Project Number: 525
Project pseudonym: "Agnes"
Site: Augustinian Friary
Feature/Burial Number: 314
Born between: 1450 and 1478 (probably after 1450)
Died between: 1500 and 1538
Wealthy older woman buried in the Friary’s Chapter House, a high-status place.
Reconstruction image: Mark Gridley
“Agnes” is among the latest people in the sample. She was born in the mid-late fifteenth century (probably between 1450 and 1478). Living to old age, she died between 1500 and 1538. She lived through some of the final dramas of the Middle Ages, such as the Wars of the Roses and the rise of the Tudor dynasty. Locally, she witnessed the growth, under royal and aristocratic patronage, of the late medieval colleges which still dominate the townscape, and she died during the reign of Henry VIII, at the threshold of the modern era. Shortly after she died, the Friary where she was buried was forcibly dissolved, along with the rest of England’s monasteries, friaries and nunneries – which, in Cambridge, were mostly absorbed into colleges.
As a young girl, “Agnes” had an adequate childhood, with no signs of insufficiency. She grew to 158 cm, 2-3 cm above average stature for Cambridge women. We know little of her activities as an adult, though she broke a rib at some point, and like many people in medieval Cambridge she suffered from chronic sinus inflammation. Her nutrition was good, with her adult isotope values among the highest for women in medieval Cambridge – unsurprisingly, as she almost certainly lived in a prosperous family. A bunion in her left foot suggests that she wore fashionable pointed shoes. “Agnes” shows the maladies of age; with some dental disease, osteoarthritis in her back, hips, shoulders and feet, and a herniated vertebral disc in her back, she was well-supplied with aches and pains to grumble about. As with other older women in medieval Cambridge (presumably as a result of reduced metabolic activity) these resulted in unhealed hairline fractures in her vertebrae that would have hurt chronically.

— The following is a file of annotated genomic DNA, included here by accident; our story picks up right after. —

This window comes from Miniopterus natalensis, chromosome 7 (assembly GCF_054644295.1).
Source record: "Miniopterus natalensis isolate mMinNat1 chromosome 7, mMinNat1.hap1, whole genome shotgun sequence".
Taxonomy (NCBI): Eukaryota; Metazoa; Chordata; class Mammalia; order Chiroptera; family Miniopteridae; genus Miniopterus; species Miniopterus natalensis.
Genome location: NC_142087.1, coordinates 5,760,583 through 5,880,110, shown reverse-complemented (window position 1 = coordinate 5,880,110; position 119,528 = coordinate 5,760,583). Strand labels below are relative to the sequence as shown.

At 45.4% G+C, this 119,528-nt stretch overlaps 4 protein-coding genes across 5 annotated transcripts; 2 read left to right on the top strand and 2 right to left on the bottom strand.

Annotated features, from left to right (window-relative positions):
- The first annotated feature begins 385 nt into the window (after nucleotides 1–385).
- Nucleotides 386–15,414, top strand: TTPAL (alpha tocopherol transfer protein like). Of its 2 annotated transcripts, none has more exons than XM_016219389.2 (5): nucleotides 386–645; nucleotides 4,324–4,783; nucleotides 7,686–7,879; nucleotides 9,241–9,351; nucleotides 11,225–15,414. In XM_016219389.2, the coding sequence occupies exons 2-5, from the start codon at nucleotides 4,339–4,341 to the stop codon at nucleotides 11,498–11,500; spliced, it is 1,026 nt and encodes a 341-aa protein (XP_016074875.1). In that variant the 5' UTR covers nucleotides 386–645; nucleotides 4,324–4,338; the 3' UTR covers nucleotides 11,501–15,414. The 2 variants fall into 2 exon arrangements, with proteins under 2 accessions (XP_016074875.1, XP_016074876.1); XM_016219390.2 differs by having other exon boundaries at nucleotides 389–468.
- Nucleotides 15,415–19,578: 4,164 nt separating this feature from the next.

In her last years, "Agnes" was not well, suffering from systematic inflammation throughout her body, which resulted in heavy deposition of new bone throughout her long bones, especially in her legs. The exact medical cause is unknown, but it is likely to have been a long-term, chronic infection of some kind. She may have sought medical treatment for this ailment, or perhaps used folk magic to try to help it. A copper alloy jeton (a coin-shaped token) with a rose-and-orb design was found by her lower legs, a heavily affected area. Such tokens were sometimes used as healing amulets.
When she died, “Agnes” was given an unusually elaborate burial. Ordinarily townsfolk would have been buried in their parish church’s cemetery. But it was not uncommon for people to be buried at more prestigious places such as monasteries and nunneries, particularly if they had a long-standing family connection to one (for instance, if they were benefactors of the place, and/or kinfolk of some of the monks, friars or nuns, which in itself might suggest a prosperous family background). Such burials were usually accompanied by a substantial donation, and burying people was a valuable source of income to these religious orders.
As a large, prosperous, centrally located and internationally-connected institution, the Augustinian Friary would have been a desired place for burial. Indeed, even among the townspeople buried at the Friary, "Agnes" received an unusual burial. She was buried not in the cemetery, but inside the Friary building itself, in the Chapter House, the room where friars met for their regular meetings. Burying someone in the Chapter House was a complex task which required taking up an elaborate tiled floor, digging the grave beneath it, and carefully re-laying the tiles. Only a handful of people were buried there, including few women. “Agnes” is likely to have come from a prosperous, well-connected family, part of Cambridge’s upper stratum of senior craftsmen and property owners, and perhaps from a family with long-term ties to the Friary.
Notes on interpretation/open questions
• Is the interpretation of her as a prosperous townswoman, based mostly upon her burial context, compatible with the idea of Schmorl’s nodes and stress fractures in her back? We discussed this among our team, and there are several possibilities. There may be multiple medical reasons why she might have had weakened, osteoporotic bones liable to vertebral fractures. She may have been prosperous and still actively doing heavy work (for instance, if she ran her own business brewing and selling ale). More elaborate scenarios might seen her buried in the Chapter House because she was particularly devout, and for someone who was prosperous to voluntarily undertake physical labour might have formed part of this. Or, perhaps her elaborate burial was an upwardly-mobile family’s claim to a prosperous status which they did not in fact have – rather like Chaucer’s merchant who was such an excellent merchant that nobody could tell that in fact he was actually in debt.